A human rights activist is killed every three days in Colombia despite the peace accord signed with FARC rebels, the country’s ombudsman has said.
Carlos Alfonso Negret said that between January 1, 2016 and June 30 this year “311 Colombian citizens who dedicated their lives to being social leaders and defenders of human rights” have been killed.
The news comes as Colombia looks to end the final armed conflict in South America against the National Liberation Army (ELN), accused by local authorities of being behind a roadside bomb that injured eight soldiers, two seriously, in the country’s lawless southwest on Wednesday.
Human rights activists are being murdered in Colombia on a daily basis since elections day. We ask the international community to help us and demand the government to protect these people that are being killed by paramilitares. Don't leave us alone. #NosEstánMatando pic.twitter.com/xwjlA0jlnh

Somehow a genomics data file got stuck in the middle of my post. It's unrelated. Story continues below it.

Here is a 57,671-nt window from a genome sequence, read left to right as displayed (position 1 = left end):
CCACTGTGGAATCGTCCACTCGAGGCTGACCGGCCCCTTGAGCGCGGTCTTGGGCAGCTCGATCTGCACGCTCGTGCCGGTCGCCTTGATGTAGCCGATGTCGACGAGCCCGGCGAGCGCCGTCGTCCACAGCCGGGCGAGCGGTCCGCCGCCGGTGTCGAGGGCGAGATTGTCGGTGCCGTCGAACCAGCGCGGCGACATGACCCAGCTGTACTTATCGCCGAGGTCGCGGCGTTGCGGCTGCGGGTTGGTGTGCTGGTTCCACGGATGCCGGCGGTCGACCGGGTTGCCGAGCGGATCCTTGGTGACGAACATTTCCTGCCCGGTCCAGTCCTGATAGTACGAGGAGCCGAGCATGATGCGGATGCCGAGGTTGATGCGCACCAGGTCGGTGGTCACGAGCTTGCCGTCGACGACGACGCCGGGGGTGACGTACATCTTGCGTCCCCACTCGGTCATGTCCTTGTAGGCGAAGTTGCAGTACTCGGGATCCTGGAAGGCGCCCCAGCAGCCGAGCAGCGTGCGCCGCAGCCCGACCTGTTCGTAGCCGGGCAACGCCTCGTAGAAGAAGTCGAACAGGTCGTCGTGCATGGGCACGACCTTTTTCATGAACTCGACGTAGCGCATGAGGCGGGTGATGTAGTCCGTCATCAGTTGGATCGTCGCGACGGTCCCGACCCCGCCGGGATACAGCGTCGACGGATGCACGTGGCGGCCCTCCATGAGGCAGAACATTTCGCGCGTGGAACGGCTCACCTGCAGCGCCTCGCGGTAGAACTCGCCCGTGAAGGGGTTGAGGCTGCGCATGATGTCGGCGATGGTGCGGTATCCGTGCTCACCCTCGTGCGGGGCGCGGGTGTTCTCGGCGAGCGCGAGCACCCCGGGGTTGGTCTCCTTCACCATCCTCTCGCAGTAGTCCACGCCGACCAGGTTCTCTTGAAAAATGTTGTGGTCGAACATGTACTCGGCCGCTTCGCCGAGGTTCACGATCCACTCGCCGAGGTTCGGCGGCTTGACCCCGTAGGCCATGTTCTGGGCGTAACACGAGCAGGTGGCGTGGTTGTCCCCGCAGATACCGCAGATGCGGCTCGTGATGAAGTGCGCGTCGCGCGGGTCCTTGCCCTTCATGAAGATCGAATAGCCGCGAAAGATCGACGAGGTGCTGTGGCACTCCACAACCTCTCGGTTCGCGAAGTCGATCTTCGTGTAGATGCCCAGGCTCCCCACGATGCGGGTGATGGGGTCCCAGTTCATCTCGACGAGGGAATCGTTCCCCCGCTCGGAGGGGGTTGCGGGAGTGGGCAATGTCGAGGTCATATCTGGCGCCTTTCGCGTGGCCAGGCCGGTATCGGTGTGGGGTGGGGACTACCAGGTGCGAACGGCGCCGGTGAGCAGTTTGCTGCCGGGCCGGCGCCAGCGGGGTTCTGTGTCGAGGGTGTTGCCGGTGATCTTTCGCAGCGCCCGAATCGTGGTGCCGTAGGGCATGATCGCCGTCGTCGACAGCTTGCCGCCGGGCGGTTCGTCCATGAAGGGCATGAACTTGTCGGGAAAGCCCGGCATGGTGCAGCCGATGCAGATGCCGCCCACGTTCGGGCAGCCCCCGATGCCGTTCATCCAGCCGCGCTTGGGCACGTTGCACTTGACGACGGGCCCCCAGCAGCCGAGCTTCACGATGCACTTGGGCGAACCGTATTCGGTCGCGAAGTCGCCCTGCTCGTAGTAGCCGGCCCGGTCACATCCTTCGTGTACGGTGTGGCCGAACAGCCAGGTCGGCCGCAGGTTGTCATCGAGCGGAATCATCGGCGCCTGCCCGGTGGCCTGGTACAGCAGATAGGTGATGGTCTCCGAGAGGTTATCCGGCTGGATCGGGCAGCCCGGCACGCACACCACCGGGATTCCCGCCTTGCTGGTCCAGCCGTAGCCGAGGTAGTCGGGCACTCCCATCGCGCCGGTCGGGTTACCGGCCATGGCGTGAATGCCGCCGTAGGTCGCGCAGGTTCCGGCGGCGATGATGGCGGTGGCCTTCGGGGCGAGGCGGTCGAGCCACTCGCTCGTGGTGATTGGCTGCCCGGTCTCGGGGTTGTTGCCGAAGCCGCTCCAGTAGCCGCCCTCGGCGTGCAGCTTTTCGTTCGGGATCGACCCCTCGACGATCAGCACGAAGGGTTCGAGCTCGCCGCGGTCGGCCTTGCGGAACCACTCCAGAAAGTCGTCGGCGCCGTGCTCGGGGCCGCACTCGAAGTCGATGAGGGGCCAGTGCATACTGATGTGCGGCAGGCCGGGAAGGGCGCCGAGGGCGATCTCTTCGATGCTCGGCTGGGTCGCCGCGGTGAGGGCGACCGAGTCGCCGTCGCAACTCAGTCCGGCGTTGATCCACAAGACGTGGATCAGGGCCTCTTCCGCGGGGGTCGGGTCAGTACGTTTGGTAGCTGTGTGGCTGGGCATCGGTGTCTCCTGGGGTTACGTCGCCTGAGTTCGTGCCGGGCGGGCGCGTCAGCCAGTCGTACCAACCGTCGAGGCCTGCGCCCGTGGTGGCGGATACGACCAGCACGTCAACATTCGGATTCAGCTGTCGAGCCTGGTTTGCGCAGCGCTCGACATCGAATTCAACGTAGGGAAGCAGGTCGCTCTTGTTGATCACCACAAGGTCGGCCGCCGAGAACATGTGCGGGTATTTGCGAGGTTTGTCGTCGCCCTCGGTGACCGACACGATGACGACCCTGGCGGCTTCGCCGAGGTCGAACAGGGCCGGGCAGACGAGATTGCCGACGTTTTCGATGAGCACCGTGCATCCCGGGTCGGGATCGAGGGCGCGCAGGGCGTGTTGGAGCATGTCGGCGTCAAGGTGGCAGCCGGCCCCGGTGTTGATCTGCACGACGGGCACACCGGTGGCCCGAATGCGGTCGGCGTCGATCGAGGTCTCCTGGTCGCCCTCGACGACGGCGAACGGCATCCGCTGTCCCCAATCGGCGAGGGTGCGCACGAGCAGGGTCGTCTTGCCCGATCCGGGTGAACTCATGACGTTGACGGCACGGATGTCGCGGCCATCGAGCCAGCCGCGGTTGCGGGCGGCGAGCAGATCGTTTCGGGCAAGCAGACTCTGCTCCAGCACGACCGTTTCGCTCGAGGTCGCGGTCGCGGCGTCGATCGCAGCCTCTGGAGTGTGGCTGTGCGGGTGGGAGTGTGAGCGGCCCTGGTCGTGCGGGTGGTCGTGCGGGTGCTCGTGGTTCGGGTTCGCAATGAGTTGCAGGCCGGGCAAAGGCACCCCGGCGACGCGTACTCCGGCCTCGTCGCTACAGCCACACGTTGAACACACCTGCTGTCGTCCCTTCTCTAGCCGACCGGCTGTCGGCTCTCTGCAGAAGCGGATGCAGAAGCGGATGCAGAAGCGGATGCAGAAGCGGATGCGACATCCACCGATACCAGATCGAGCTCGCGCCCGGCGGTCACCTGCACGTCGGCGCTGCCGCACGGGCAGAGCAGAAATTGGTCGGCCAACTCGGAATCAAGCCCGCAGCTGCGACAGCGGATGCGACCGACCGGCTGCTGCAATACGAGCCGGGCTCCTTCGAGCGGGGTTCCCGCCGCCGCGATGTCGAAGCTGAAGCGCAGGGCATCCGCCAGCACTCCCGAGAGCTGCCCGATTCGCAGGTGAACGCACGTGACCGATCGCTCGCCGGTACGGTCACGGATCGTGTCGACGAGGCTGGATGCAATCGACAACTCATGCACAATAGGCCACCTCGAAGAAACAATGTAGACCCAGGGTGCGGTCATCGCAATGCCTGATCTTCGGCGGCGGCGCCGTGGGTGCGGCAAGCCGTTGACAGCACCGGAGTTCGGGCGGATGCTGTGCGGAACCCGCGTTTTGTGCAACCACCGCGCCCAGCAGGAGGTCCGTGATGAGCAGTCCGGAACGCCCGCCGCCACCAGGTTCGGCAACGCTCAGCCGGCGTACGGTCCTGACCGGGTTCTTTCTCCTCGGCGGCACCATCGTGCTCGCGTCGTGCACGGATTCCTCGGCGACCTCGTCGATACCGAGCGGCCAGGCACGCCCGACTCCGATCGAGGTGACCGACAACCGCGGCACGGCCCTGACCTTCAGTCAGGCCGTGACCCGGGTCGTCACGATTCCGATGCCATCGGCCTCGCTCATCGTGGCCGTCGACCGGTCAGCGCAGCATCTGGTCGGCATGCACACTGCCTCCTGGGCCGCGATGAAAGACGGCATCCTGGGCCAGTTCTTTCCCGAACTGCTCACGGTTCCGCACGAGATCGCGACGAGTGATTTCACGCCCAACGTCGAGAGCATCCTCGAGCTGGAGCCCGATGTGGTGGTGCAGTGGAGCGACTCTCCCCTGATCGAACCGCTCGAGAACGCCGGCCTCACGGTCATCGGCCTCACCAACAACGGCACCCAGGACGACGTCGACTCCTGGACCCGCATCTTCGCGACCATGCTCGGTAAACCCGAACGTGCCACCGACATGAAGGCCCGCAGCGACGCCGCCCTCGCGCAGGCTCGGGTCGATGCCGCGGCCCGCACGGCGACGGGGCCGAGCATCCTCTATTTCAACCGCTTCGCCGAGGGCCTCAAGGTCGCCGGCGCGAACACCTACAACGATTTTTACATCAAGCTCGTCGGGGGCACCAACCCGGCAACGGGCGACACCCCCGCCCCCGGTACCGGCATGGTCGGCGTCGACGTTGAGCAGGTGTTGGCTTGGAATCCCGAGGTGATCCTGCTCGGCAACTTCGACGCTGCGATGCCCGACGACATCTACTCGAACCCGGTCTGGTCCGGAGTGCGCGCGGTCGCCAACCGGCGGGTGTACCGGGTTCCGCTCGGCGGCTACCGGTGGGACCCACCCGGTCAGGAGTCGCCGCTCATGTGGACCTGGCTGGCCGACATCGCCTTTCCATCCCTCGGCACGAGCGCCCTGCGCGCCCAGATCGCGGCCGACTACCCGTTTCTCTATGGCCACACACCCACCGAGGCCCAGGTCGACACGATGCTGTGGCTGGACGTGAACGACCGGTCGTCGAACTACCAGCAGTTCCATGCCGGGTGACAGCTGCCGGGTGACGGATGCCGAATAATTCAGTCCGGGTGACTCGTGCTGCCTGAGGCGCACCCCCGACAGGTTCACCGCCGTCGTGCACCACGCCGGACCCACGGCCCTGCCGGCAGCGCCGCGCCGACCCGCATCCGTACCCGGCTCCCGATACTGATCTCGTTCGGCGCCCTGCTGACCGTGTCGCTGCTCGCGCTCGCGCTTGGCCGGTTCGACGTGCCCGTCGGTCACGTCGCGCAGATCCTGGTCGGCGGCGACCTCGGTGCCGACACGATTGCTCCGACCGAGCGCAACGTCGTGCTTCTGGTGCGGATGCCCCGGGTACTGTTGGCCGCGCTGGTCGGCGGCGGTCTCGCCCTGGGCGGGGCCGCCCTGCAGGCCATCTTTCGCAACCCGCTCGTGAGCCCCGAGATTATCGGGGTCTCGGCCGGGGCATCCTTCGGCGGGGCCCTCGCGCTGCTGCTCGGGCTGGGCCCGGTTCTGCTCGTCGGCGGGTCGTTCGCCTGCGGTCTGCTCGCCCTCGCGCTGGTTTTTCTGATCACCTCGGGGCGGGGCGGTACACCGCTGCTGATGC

— María ???????? ???????? Torre, Ph.D. (@Caidadelatorre) July 4, 2018
Since the 2016 peace deal with left-wing FARC guerillas, the Marxist ELN remains the last organized group fighting against the government, which has launched military operations in the dense jungle of its southwest to try to root out the rebels.
The ombudsman said most of the murders were committed in areas beset by drug smuggling and illegal mining, but didn’t identify the perpetrators.
“We’ve already said enough is enough, no more social leaders assassinated in Colombia because we want peace and tranquility,” added Negret in an audio recording shared with journalists on Wednesday.
Interior minister Guillermo Rivera announced on Twitter that a committee would be called “in the coming days” to evaluate methods of protection.
Colombia, the world’s primary producer of cocaine, has endured a 50-year multifaceted armed conflict involving Marxist guerrillas, paramilitary groups, drug gangs and state security agencies, in which more than eight million people have been killed, disappeared or displaced.